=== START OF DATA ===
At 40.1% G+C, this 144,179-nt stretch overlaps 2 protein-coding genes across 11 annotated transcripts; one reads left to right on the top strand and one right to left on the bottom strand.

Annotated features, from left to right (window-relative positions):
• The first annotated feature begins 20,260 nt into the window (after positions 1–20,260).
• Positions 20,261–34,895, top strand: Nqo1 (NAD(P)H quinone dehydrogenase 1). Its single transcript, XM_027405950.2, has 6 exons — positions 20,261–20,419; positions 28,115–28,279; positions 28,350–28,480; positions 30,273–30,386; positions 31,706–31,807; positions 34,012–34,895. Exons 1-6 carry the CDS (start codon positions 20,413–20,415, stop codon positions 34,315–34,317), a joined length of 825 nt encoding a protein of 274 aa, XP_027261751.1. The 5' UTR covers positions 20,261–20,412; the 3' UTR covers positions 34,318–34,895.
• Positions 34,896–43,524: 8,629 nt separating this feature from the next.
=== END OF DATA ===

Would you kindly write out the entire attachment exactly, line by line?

At 40.1% G+C, this 144,179-nt stretch overlaps 2 protein-coding genes across 11 annotated transcripts; one reads left to right on the top strand and one right to left on the bottom strand.

Annotated features, from left to right (window-relative positions):
• The first annotated feature begins 20,260 nt into the window (after positions 1–20,260).
• Positions 20,261–34,895, top strand: Nqo1 (NAD(P)H quinone dehydrogenase 1). Its single transcript, XM_027405950.2, has 6 exons — positions 20,261–20,419; positions 28,115–28,279; positions 28,350–28,480; positions 30,273–30,386; positions 31,706–31,807; positions 34,012–34,895. Exons 1-6 carry the CDS (start codon positions 20,413–20,415, stop codon positions 34,315–34,317), a joined length of 825 nt encoding a protein of 274 aa, XP_027261751.1. The 5' UTR covers positions 20,261–20,412; the 3' UTR covers positions 34,318–34,895.
• Positions 34,896–43,524: 8,629 nt separating this feature from the next.